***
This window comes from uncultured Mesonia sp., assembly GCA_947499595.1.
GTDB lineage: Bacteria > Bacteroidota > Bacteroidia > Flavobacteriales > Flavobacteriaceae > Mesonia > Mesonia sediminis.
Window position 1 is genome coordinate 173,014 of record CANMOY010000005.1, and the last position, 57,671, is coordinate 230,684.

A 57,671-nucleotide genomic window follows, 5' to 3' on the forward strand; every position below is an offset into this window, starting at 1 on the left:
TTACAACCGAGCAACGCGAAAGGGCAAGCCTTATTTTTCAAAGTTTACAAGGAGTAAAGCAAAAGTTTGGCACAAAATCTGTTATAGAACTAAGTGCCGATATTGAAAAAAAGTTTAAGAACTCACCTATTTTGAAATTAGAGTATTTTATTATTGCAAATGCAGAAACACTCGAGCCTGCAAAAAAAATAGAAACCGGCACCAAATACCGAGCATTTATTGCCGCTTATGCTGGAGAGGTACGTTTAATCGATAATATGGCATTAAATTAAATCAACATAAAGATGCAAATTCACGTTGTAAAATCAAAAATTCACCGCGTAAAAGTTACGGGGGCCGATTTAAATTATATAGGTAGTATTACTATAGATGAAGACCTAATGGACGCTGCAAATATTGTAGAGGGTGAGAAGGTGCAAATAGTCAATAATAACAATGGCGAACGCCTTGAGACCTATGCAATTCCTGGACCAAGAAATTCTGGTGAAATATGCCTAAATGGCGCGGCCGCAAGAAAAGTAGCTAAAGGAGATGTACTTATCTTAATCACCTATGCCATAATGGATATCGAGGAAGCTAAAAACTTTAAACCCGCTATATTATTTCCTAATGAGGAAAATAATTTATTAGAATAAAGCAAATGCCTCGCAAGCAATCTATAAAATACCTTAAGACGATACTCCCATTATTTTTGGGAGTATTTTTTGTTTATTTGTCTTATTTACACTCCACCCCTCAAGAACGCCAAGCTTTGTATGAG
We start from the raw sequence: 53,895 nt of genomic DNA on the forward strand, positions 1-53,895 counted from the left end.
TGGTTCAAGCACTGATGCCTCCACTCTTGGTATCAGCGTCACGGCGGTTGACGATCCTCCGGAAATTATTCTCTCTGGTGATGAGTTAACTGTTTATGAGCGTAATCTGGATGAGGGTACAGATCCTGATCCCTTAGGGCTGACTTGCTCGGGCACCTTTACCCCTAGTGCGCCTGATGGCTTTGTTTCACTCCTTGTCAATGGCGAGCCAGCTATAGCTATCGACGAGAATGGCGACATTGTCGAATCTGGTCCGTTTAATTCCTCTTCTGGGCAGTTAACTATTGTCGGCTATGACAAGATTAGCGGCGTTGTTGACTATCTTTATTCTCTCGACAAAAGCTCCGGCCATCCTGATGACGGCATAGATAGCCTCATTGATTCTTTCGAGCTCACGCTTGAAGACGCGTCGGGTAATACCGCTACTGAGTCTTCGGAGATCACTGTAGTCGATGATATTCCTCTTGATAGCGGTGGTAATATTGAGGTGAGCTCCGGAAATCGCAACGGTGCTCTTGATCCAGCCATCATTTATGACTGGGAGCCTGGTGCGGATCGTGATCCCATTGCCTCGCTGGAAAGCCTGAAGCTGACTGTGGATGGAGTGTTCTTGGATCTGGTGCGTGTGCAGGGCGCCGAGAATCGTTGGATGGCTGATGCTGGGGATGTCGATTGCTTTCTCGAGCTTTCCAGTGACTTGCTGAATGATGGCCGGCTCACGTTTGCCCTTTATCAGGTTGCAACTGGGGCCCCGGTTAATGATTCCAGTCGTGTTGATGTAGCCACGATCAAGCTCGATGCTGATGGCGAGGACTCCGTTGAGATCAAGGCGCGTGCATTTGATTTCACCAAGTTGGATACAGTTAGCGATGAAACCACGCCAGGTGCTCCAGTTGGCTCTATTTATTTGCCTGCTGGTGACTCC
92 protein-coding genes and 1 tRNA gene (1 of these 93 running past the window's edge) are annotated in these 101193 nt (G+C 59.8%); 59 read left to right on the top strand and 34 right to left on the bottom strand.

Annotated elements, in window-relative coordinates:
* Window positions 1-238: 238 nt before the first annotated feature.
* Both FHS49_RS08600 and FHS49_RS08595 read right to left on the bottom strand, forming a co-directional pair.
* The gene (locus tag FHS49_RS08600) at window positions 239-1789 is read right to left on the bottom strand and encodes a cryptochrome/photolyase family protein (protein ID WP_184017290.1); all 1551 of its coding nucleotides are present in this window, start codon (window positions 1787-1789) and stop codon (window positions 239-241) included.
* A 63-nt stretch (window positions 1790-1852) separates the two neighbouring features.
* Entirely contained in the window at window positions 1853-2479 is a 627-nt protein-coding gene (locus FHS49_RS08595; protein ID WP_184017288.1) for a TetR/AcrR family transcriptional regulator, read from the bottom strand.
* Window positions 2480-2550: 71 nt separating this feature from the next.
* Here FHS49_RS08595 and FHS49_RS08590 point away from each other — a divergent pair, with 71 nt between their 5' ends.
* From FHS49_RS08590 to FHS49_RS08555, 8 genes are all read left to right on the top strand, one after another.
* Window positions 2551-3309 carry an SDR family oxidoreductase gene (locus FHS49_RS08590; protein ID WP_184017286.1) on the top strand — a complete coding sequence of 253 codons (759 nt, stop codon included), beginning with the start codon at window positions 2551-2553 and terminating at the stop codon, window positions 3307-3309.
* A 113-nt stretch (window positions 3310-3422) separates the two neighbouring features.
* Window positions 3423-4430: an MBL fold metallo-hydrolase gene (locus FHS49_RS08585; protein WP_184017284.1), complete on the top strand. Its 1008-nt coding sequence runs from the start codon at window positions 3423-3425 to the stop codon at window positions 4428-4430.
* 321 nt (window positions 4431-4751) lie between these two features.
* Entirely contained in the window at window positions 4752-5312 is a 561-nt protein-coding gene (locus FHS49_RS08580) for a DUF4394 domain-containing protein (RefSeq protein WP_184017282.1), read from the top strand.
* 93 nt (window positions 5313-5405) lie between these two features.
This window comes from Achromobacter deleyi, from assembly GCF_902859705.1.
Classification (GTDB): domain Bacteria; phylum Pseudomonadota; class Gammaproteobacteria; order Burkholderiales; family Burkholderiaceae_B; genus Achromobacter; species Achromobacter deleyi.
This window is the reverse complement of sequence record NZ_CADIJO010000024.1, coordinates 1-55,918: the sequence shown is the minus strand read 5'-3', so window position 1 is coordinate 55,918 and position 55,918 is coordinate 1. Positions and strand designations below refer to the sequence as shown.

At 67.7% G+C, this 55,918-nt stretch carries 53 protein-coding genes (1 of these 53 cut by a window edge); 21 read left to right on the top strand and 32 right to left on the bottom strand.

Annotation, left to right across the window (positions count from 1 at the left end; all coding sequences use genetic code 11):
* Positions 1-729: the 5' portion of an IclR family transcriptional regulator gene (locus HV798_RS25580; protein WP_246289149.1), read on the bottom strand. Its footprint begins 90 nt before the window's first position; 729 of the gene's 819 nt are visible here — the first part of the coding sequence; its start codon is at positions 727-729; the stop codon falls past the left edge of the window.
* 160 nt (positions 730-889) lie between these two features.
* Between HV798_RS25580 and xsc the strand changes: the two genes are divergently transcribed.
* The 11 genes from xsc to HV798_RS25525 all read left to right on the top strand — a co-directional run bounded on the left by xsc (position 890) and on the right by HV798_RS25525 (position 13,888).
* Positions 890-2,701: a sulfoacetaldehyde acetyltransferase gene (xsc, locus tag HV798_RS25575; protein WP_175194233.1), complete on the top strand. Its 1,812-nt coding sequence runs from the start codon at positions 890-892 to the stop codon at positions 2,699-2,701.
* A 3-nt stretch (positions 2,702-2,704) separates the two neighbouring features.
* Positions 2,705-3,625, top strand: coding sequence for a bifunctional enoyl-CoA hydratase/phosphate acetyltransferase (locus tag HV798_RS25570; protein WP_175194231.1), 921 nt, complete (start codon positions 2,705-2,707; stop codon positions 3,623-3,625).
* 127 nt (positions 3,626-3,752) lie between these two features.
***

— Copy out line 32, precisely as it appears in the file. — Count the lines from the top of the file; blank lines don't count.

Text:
* The 11 genes from xsc to HV798_RS25525 all read left to right on the top strand — a co-directional run bounded on the left by xsc (position 890) and on the right by HV798_RS25525 (position 13,888).